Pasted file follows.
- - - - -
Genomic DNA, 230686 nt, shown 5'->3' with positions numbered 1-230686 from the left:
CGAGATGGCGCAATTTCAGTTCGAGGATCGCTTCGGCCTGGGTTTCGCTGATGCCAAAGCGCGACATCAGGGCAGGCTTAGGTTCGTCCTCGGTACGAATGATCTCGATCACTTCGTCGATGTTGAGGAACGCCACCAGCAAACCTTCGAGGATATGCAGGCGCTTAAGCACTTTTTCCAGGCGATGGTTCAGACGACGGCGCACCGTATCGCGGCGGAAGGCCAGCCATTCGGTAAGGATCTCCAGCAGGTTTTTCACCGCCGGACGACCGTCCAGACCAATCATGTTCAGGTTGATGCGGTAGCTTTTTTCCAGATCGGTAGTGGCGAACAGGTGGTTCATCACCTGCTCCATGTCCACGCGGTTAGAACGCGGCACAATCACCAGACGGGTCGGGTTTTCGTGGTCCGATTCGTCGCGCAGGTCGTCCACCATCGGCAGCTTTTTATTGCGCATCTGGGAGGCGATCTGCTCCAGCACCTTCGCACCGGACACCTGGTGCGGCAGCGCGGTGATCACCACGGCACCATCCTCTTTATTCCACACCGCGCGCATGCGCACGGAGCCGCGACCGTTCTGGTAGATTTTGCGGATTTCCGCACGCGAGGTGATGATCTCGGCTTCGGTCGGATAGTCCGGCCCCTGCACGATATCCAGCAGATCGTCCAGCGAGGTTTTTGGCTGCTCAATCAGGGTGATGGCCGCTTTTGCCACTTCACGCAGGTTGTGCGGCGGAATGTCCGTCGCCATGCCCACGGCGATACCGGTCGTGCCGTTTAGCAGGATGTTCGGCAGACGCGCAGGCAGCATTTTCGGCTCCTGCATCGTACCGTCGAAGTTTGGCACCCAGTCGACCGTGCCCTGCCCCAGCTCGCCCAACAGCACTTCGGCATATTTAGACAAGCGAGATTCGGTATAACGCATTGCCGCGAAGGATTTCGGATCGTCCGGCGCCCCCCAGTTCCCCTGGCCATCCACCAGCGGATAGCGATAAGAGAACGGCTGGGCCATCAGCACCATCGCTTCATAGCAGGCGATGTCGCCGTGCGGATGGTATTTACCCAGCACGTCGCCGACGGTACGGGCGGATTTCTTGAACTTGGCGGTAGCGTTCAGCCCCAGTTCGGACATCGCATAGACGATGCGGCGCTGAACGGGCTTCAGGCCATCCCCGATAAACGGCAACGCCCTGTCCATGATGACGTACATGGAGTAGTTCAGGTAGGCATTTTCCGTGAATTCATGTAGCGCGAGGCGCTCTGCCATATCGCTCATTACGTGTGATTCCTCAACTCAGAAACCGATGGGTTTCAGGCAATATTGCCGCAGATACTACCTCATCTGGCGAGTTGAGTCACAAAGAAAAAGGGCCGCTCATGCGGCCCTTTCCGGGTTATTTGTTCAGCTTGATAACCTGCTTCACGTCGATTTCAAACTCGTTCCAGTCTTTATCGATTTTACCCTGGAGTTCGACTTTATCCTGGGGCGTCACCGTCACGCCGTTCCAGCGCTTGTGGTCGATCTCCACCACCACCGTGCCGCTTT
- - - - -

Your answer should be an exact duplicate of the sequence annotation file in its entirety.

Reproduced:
Genomic DNA, 230686 nt, shown 5'->3' with positions numbered 1-230686 from the left:
CGAGATGGCGCAATTTCAGTTCGAGGATCGCTTCGGCCTGGGTTTCGCTGATGCCAAAGCGCGACATCAGGGCAGGCTTAGGTTCGTCCTCGGTACGAATGATCTCGATCACTTCGTCGATGTTGAGGAACGCCACCAGCAAACCTTCGAGGATATGCAGGCGCTTAAGCACTTTTTCCAGGCGATGGTTCAGACGACGGCGCACCGTATCGCGGCGGAAGGCCAGCCATTCGGTAAGGATCTCCAGCAGGTTTTTCACCGCCGGACGACCGTCCAGACCAATCATGTTCAGGTTGATGCGGTAGCTTTTTTCCAGATCGGTAGTGGCGAACAGGTGGTTCATCACCTGCTCCATGTCCACGCGGTTAGAACGCGGCACAATCACCAGACGGGTCGGGTTTTCGTGGTCCGATTCGTCGCGCAGGTCGTCCACCATCGGCAGCTTTTTATTGCGCATCTGGGAGGCGATCTGCTCCAGCACCTTCGCACCGGACACCTGGTGCGGCAGCGCGGTGATCACCACGGCACCATCCTCTTTATTCCACACCGCGCGCATGCGCACGGAGCCGCGACCGTTCTGGTAGATTTTGCGGATTTCCGCACGCGAGGTGATGATCTCGGCTTCGGTCGGATAGTCCGGCCCCTGCACGATATCCAGCAGATCGTCCAGCGAGGTTTTTGGCTGCTCAATCAGGGTGATGGCCGCTTTTGCCACTTCACGCAGGTTGTGCGGCGGAATGTCCGTCGCCATGCCCACGGCGATACCGGTCGTGCCGTTTAGCAGGATGTTCGGCAGACGCGCAGGCAGCATTTTCGGCTCCTGCATCGTACCGTCGAAGTTTGGCACCCAGTCGACCGTGCCCTGCCCCAGCTCGCCCAACAGCACTTCGGCATATTTAGACAAGCGAGATTCGGTATAACGCATTGCCGCGAAGGATTTCGGATCGTCCGGCGCCCCCCAGTTCCCCTGGCCATCCACCAGCGGATAGCGATAAGAGAACGGCTGGGCCATCAGCACCATCGCTTCATAGCAGGCGATGTCGCCGTGCGGATGGTATTTACCCAGCACGTCGCCGACGGTACGGGCGGATTTCTTGAACTTGGCGGTAGCGTTCAGCCCCAGTTCGGACATCGCATAGACGATGCGGCGCTGAACGGGCTTCAGGCCATCCCCGATAAACGGCAACGCCCTGTCCATGATGACGTACATGGAGTAGTTCAGGTAGGCATTTTCCGTGAATTCATGTAGCGCGAGGCGCTCTGCCATATCGCTCATTACGTGTGATTCCTCAACTCAGAAACCGATGGGTTTCAGGCAATATTGCCGCAGATACTACCTCATCTGGCGAGTTGAGTCACAAAGAAAAAGGGCCGCTCATGCGGCCCTTTCCGGGTTATTTGTTCAGCTTGATAACCTGCTTCACGTCGATTTCAAACTCGTTCCAGTCTTTATCGATTTTACCCTGGAGTTCGACTTTATCCTGGGGCGTCACCGTCACGCCGTTCCAGCGCTTGTGGTCGATCTCCACCACCACCGTGCCGCTTT